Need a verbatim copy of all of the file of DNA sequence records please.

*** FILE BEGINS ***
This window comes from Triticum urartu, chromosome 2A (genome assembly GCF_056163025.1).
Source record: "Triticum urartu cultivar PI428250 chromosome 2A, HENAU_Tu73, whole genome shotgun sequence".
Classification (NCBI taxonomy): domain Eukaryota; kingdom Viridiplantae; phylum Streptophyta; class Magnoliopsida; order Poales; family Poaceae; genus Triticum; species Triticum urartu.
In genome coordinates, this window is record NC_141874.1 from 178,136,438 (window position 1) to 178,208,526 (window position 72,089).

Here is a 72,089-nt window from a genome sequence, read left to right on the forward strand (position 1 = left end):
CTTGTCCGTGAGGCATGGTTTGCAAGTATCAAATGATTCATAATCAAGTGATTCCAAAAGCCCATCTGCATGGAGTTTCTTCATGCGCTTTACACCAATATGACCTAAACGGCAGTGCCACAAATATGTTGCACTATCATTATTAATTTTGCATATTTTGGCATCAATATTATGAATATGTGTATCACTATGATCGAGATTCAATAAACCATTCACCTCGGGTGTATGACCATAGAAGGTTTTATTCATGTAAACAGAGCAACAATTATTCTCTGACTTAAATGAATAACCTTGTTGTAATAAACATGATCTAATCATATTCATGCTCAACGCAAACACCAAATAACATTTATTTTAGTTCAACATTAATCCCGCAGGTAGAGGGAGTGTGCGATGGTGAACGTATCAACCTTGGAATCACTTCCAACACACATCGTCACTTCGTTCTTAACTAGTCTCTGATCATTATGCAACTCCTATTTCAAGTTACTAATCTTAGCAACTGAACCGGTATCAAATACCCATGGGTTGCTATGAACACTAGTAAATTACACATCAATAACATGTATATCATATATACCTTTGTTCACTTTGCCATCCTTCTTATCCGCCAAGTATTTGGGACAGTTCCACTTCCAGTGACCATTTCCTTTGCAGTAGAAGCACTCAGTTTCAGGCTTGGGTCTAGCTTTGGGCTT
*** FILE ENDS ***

This window comes from Triticum urartu, chromosome 2A (genome assembly GCF_056163025.1).
Source record: "Triticum urartu cultivar PI428250 chromosome 2A, HENAU_Tu73, whole genome shotgun sequence".
Classification (NCBI taxonomy): domain Eukaryota; kingdom Viridiplantae; phylum Streptophyta; class Magnoliopsida; order Poales; family Poaceae; genus Triticum; species Triticum urartu.
In genome coordinates, this window is record NC_141874.1 from 178,136,438 (window position 1) to 178,208,526 (window position 72,089).

Here is a 72,089-nt window from a genome sequence, read left to right on the forward strand (position 1 = left end):
CTTGTCCGTGAGGCATGGTTTGCAAGTATCAAATGATTCATAATCAAGTGATTCCAAAAGCCCATCTGCATGGAGTTTCTTCATGCGCTTTACACCAATATGACCTAAACGGCAGTGCCACAAATATGTTGCACTATCATTATTAATTTTGCATATTTTGGCATCAATATTATGAATATGTGTATCACTATGATCGAGATTCAATAAACCATTCACCTCGGGTGTATGACCATAGAAGGTTTTATTCATGTAAACAGAGCAACAATTATTCTCTGACTTAAATGAATAACCTTGTTGTAATAAACATGATCTAATCATATTCATGCTCAACGCAAACACCAAATAACATTTATTTTAGTTCAACATTAATCCCGCAGGTAGAGGGAGTGTGCGATGGTGAACGTATCAACCTTGGAATCACTTCCAACACACATCGTCACTTCGTTCTTAACTAGTCTCTGATCATTATGCAACTCCTATTTCAAGTTACTAATCTTAGCAACTGAACCGGTATCAAATACCCATGGGTTGCTATGAACACTAGTAAATTACACATCAATAACATGTATATCATATATACCTTTGTTCACTTTGCCATCCTTCTTATCCGCCAAGTATTTGGGACAGTTCCACTTCCAGTGACCATTTCCTTTGCAGTAGAAGCACTCAGTTTCAGGCTTGGGTCTAGCTTTGGGCTT